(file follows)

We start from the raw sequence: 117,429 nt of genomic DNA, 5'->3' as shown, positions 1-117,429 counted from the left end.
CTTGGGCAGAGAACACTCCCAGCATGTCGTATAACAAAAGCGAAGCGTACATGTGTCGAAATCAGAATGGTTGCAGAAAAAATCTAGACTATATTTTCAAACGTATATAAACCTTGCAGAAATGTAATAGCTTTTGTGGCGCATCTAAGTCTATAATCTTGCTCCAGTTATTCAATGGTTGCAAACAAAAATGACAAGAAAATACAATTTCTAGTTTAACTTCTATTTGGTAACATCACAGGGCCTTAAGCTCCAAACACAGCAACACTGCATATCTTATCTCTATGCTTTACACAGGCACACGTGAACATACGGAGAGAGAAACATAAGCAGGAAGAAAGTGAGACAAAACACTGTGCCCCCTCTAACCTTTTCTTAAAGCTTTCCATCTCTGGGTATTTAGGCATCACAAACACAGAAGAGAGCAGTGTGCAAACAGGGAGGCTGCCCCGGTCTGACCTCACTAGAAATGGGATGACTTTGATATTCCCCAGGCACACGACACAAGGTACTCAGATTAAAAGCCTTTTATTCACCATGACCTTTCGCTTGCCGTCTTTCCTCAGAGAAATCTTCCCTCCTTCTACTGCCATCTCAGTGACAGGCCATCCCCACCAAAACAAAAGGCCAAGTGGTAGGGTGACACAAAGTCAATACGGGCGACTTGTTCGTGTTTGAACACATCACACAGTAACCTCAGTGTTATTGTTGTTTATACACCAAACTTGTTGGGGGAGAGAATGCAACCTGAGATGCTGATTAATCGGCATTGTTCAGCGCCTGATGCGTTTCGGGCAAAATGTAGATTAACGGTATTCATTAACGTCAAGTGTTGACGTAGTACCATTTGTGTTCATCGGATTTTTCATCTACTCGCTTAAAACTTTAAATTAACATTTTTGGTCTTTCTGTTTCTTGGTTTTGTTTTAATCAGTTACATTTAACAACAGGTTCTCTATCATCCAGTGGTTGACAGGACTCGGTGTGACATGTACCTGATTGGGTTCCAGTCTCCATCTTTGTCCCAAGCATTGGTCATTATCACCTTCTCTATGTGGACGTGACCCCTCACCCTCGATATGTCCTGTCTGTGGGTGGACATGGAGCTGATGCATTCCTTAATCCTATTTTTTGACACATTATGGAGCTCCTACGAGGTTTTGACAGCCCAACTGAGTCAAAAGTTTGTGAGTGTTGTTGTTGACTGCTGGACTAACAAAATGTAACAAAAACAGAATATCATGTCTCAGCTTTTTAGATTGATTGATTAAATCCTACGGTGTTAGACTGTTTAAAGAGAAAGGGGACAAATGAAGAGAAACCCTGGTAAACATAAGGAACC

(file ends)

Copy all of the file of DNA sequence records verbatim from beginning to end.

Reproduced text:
We start from the raw sequence: 117,429 nt of genomic DNA, 5'->3' as shown, positions 1-117,429 counted from the left end.
CTTGGGCAGAGAACACTCCCAGCATGTCGTATAACAAAAGCGAAGCGTACATGTGTCGAAATCAGAATGGTTGCAGAAAAAATCTAGACTATATTTTCAAACGTATATAAACCTTGCAGAAATGTAATAGCTTTTGTGGCGCATCTAAGTCTATAATCTTGCTCCAGTTATTCAATGGTTGCAAACAAAAATGACAAGAAAATACAATTTCTAGTTTAACTTCTATTTGGTAACATCACAGGGCCTTAAGCTCCAAACACAGCAACACTGCATATCTTATCTCTATGCTTTACACAGGCACACGTGAACATACGGAGAGAGAAACATAAGCAGGAAGAAAGTGAGACAAAACACTGTGCCCCCTCTAACCTTTTCTTAAAGCTTTCCATCTCTGGGTATTTAGGCATCACAAACACAGAAGAGAGCAGTGTGCAAACAGGGAGGCTGCCCCGGTCTGACCTCACTAGAAATGGGATGACTTTGATATTCCCCAGGCACACGACACAAGGTACTCAGATTAAAAGCCTTTTATTCACCATGACCTTTCGCTTGCCGTCTTTCCTCAGAGAAATCTTCCCTCCTTCTACTGCCATCTCAGTGACAGGCCATCCCCACCAAAACAAAAGGCCAAGTGGTAGGGTGACACAAAGTCAATACGGGCGACTTGTTCGTGTTTGAACACATCACACAGTAACCTCAGTGTTATTGTTGTTTATACACCAAACTTGTTGGGGGAGAGAATGCAACCTGAGATGCTGATTAATCGGCATTGTTCAGCGCCTGATGCGTTTCGGGCAAAATGTAGATTAACGGTATTCATTAACGTCAAGTGTTGACGTAGTACCATTTGTGTTCATCGGATTTTTCATCTACTCGCTTAAAACTTTAAATTAACATTTTTGGTCTTTCTGTTTCTTGGTTTTGTTTTAATCAGTTACATTTAACAACAGGTTCTCTATCATCCAGTGGTTGACAGGACTCGGTGTGACATGTACCTGATTGGGTTCCAGTCTCCATCTTTGTCCCAAGCATTGGTCATTATCACCTTCTCTATGTGGACGTGACCCCTCACCCTCGATATGTCCTGTCTGTGGGTGGACATGGAGCTGATGCATTCCTTAATCCTATTTTTTGACACATTATGGAGCTCCTACGAGGTTTTGACAGCCCAACTGAGTCAAAAGTTTGTGAGTGTTGTTGTTGACTGCTGGACTAACAAAATGTAACAAAAACAGAATATCATGTCTCAGCTTTTTAGATTGATTGATTAAATCCTACGGTGTTAGACTGTTTAAAGAGAAAGGGGACAAATGAAGAGAAACCCTGGTAAACATAAGGAACC